How Sandboxes are being easily bypassed, and what’s next.
Why were Sandboxes Created?
Until the early 2000’s Anti-Virus software (AVs) were dominant. With signature-based anti-viruses, URL reputation engines and threat intelligence, companies were covered against most attacks. However, these security measures were reactive. Signature detection (looking for patterns identified in known instances of malware) or reputation lookup (looking for known malicious sites) detect only previously identified threats. Around 2005, a new type of threat emerged that was hard to detect with static methods: the Advanced Persistent Threat (APT). APTs are custom-developed, targeted attacks using a set of stealthy and continuous hacking processes. They are inherently designed to evade typical detection methods. To protect against this new type of threat, sandboxes were invented and added to the cyber-security toolbox as an added layer of protection.
How Does Sandbox Technology Work?
Sandbox protection is behavior-based, providing the malware with a place to “play” and waiting to see what it is going to do. The Sandbox profiles malware behavior by letting it reach the shellcode execution stage – a technique well known to attackers. Presumably, even if it doesn’t have a signature or reputation, it will expose its true intentions in the sandbox. The value proposition for sandboxes was great over 10 years ago and genuinely had a strong ability to stop APTs. But as we all know in the cyber world, attackers find ways to get around solutions, including malware bypassing sandboxes, and it is clear that now there are many well-known means by which to do so.
Common Sandbox Evasion Techniques.
There are many creative ways for malware to evade sandboxes, all of them having the same rationale: the malware wants to prevent the sandbox from executing the malicious code and detecting it. It therefore leverages methods to either detect the environment it runs in, understand system behavior or identify user interactions. It executes its malicious code only once it knows it is outside the sandbox and onto the end-user’s computer. Some common means of evading and bypassing sandbox detection are:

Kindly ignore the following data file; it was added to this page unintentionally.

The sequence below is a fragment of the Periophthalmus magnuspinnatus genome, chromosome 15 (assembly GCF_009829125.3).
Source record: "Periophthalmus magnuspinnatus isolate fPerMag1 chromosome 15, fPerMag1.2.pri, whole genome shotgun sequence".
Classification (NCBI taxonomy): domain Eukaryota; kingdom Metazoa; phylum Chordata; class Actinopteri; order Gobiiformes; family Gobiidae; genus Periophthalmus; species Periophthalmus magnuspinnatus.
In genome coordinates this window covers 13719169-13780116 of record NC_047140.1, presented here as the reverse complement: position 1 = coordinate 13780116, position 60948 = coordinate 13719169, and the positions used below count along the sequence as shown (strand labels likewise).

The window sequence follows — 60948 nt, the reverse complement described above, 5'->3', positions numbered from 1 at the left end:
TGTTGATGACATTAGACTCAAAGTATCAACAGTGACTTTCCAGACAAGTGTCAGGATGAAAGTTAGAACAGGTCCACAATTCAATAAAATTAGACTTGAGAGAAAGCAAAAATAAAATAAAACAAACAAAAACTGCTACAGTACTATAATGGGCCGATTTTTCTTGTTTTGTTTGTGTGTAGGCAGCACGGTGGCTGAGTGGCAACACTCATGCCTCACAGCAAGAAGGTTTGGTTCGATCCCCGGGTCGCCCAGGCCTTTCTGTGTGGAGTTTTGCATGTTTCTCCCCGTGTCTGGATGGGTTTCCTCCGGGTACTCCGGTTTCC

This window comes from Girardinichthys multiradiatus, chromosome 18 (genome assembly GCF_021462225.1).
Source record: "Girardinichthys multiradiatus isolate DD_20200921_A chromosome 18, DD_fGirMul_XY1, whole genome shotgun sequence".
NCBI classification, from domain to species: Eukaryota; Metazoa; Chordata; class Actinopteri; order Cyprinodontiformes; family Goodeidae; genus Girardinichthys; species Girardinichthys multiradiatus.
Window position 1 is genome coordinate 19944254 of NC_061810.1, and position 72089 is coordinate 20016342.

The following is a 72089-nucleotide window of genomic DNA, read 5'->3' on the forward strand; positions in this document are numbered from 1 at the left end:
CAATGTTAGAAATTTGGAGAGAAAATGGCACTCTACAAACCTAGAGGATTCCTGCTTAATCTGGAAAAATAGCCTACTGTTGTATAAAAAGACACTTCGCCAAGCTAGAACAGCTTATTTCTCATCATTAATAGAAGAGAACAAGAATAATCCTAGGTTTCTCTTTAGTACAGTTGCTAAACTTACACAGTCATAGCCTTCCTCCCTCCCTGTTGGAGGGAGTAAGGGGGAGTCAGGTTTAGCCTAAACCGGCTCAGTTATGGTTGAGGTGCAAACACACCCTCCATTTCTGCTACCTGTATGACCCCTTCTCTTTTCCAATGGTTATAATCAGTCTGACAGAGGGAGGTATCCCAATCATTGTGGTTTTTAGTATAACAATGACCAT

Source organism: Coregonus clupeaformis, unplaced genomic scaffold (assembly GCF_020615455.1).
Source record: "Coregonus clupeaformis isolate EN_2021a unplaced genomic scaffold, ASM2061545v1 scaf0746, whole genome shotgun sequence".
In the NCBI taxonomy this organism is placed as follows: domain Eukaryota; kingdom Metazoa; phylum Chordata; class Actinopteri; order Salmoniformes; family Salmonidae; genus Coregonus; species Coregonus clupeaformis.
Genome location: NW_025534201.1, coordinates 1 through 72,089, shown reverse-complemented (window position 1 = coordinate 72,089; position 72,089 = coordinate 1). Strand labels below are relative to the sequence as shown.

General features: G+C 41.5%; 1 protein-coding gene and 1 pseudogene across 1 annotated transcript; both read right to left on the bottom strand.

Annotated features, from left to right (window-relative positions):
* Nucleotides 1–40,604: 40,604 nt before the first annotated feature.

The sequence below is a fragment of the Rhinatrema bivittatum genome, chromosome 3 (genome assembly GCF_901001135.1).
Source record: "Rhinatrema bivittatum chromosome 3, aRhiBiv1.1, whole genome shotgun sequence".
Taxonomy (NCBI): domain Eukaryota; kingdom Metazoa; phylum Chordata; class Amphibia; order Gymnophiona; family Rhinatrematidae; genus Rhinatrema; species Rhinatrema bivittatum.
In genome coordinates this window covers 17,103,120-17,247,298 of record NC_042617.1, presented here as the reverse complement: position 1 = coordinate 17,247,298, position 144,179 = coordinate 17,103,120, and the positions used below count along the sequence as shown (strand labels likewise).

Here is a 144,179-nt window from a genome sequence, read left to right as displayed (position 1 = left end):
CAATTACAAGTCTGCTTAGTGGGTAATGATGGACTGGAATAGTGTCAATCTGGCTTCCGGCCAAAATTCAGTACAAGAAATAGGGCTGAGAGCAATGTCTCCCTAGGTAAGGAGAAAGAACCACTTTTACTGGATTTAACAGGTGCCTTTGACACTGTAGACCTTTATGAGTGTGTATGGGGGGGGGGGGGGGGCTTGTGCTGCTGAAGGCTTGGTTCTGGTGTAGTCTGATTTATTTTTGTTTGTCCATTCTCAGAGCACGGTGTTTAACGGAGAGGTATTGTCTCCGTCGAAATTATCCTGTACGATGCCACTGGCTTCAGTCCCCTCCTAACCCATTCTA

- Detection and awareness of the sandbox environment
- Abusing sandbox limitations
- Context-aware malware
Sandbox Environment Detection.
Sandboxes are designed to mimic to the best of their ability the end-user’s real environment. However, there are various ways in which the virtual environment looks different from an end user’s system, which help malware to identify it is running inside a sandbox. Malware may try to find out if it’s running in a virtual environment or may check for the signature of a vendor’s sandbox. The sandbox’s fingerprints can be specific configuration files, executables, processes, registry keys, services, network device adapters etc. Once a malware detects a virtual environment it avoids running any malicious code until safely on the other side. Examples of techniques attackers use to detect the sandbox environment:
- Core Count: A malware looks for discrepancies between virtual and physical systems, such as the number of CPU cores.
- Running Processes and Services: A malware checks the availability of antivirus programs by looking for active processes (e.g., vmusrvc.exe) in the operating system. The Client Maximus, a malware released in 2017 to attack Brazilian banks looks for installed programs using a stealthy driver.